June 16, 2017

Solemnity of the Most Holy Body and Blood of Christ, Corpus Christi / Msgr. Owen F. Campion

The Sunday Readings

Msgr. Owen CampionThis weekend, the Church celebrates the Feast of the Most Holy Body and Blood of Christ, or as perhaps it is better known by its Latin title, Corpus Christi.

The first reading is from the Book of Deuteronomy, one of the first five books of the Old Testament. Deuteronomy recalls the passage of the Hebrews from Egyptian slavery to the Promised Land. Moses is the central figure in this book, in the Pentateuch and in the list of ancient Hebrew prophets. He is the principal figure in this weekend’s reading.

To understand this book, and indeed to grasp the plight of the Hebrews as they fled from slavery in Egypt across the Sinai Peninsula—and eventually to the Promised Land—it is necessary to realize how bleak and sterile the Sinai was, and still is for that matter.

The fleeing Hebrews were virtually helpless. They faced death from starvation and thirst. Food and water were in short supply at best.

God supplied through Moses. The people lived as a result. They did not starve. They eventually arrived at the Promised Land.

St. Paul’s First Epistle to the Corinthians supplies the second reading. Along with the Gospels of Matthew, Mark and Luke, First Corinthians provides the New Testament records of the institution of the Eucharist.

The presence of this record in First Corinthians indicates how important the Eucharist was in the early Church. The similarity among all the accounts shows how important the Last Supper was to the first Christians.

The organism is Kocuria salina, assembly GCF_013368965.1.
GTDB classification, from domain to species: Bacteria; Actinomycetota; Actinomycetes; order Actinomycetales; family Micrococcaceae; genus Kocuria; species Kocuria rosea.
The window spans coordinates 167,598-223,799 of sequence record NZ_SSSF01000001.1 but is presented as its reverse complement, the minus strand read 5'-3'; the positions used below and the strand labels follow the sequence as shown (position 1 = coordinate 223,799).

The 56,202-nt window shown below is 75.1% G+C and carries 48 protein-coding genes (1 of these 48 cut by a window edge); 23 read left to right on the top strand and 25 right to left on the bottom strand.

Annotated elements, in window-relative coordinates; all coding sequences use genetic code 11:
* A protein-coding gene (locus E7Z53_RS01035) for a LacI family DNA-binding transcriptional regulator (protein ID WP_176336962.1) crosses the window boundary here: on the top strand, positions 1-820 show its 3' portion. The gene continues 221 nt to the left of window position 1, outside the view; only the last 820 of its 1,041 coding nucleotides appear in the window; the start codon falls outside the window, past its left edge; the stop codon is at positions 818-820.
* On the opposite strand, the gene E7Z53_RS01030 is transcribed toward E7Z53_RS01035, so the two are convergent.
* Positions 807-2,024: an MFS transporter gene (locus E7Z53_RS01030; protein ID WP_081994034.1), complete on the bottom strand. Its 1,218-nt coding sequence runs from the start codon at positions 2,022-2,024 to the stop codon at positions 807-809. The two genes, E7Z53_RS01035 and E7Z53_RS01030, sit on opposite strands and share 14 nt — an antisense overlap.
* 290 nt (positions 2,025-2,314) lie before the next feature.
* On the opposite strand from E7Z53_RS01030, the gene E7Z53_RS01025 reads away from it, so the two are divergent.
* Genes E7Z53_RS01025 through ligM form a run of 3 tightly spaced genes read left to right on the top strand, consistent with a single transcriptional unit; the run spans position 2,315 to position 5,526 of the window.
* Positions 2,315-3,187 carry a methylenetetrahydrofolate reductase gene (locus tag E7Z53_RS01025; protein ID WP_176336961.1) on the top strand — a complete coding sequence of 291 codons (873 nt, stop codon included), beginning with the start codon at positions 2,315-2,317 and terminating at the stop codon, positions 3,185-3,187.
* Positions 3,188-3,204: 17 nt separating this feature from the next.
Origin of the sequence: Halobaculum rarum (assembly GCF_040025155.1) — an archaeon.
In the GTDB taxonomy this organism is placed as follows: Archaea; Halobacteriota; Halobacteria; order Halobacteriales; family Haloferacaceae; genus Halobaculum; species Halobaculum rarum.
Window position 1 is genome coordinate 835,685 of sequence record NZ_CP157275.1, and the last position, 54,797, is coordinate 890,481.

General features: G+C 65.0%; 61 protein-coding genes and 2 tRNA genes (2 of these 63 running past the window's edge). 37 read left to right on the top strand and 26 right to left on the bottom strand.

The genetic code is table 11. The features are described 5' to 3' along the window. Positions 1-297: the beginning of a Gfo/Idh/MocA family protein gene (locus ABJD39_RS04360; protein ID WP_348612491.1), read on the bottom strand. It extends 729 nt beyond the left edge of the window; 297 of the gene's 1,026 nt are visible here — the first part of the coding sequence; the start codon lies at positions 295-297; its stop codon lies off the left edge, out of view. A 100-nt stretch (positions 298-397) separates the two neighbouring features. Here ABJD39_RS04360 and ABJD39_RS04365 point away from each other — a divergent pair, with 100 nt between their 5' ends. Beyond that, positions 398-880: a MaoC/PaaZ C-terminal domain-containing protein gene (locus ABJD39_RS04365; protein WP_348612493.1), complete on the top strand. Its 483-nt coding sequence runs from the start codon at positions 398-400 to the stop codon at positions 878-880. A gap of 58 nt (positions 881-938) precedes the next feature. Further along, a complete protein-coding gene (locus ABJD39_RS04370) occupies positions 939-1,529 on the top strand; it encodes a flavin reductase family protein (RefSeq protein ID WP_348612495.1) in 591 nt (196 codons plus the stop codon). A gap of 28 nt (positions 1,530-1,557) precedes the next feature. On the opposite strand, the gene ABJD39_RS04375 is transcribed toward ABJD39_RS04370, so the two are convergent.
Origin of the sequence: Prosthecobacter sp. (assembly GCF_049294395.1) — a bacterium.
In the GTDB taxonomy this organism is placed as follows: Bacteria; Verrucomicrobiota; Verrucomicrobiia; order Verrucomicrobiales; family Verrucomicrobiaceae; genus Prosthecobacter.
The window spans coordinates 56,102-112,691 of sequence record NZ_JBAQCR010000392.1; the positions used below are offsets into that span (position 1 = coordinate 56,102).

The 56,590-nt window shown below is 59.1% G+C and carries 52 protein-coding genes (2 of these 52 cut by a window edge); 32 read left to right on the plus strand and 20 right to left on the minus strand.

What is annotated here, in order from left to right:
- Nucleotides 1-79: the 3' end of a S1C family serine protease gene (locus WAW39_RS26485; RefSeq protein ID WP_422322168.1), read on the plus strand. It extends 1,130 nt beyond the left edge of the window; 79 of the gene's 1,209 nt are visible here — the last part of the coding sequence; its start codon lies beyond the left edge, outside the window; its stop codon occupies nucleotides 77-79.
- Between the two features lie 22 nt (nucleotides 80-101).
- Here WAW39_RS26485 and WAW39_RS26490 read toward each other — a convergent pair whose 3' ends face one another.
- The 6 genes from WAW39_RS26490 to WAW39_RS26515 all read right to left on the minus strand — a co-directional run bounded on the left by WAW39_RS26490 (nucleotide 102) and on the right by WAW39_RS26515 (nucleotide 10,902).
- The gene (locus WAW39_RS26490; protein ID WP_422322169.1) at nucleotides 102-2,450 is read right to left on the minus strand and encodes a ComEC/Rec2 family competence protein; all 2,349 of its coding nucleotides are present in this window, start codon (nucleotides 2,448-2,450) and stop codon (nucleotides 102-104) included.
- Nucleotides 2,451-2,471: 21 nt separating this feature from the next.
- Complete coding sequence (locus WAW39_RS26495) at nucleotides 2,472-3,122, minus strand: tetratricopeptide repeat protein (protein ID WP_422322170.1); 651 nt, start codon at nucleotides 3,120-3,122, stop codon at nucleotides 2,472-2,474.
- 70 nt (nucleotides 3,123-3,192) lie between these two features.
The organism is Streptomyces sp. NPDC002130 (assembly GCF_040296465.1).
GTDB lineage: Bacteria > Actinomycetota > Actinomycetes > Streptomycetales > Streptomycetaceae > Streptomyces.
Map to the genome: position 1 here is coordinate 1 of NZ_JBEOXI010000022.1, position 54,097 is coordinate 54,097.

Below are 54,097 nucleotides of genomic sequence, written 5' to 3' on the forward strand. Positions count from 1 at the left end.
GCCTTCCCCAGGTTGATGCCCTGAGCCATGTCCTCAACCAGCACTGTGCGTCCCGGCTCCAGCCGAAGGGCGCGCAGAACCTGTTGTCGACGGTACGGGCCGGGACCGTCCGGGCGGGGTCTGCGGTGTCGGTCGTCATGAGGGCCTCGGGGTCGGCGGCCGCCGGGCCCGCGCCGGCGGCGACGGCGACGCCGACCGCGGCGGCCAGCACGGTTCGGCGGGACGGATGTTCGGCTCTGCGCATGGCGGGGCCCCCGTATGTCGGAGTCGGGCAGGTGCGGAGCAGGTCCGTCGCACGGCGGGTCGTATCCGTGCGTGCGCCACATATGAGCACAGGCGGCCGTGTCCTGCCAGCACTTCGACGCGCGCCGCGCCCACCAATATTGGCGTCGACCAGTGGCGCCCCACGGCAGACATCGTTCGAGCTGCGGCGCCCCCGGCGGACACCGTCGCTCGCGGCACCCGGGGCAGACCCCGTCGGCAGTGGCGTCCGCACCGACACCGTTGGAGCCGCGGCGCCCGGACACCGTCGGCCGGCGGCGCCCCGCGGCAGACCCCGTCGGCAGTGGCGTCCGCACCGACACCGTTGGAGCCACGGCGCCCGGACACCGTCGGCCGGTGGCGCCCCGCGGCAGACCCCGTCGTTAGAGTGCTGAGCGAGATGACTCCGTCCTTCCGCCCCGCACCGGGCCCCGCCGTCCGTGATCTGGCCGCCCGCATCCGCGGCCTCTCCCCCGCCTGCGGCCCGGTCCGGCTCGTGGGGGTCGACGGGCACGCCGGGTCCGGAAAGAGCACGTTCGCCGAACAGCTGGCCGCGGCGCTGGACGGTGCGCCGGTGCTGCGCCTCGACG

St. John’s Gospel is the source of the last reading, and it is powerful and eloquent. Jesus states, “I am the living bread come down from heaven. If anyone eats this bread, he shall live forever; the bread I shall give is my flesh, for the life of the world” (Jn 6:51).

Jesus used no symbolic phrases, no vague illusions. The biblical texts are clear. He said, “I am the living bread come down from heaven,” directly and exactly. It is a simple, straightforward declaratory sentence. Not surprisingly, the first Christians, as does Catholic teaching today, remembered the Lord’s words as literal.


Few Americans die of starvation, despite the chronic poverty endured by many, but millions around the world do literally starve. It is a plight that the desperate Hebrews feared as they crossed the Sinai Peninsula, as recalled by Deuteronomy, the source of the first reading.

They were completely at the mercy of an unknown and very unforgiving land. They had no way out. They could do little to help themselves. Without food and water, without any direction as to where to go, they faced death itself.

God supplied them with food and water, pointing them on the right path to the Promised Land. God gave them life.

Even if we experience material plenty, we all are in circumstances similar to those confronted by the ancient Hebrews. Today, as humans have been in any time, we are lost in our own stark and sterile Sinai Peninsulas created by sin and human limitation.

Perhaps the worst danger is that we so often assume that we know where we are, and where we should go with our lives, and that we have more control than we actually have.

In fact, we too are at the mercy of harsh, even deadly, conditions surrounding us. In the spiritual sense, we all are vulnerable to the eternal death created by sin.

Here, God enters the picture. He gives us himself in Jesus and especially in the Eucharist. As the early Christians so firmly believed, the Eucharist is not merely a symbol. The Eucharist is the Lord’s “body, blood, soul and divinity.” In the Eucharist, we enter intimately into communion with Jesus. Jesus gives us life. †

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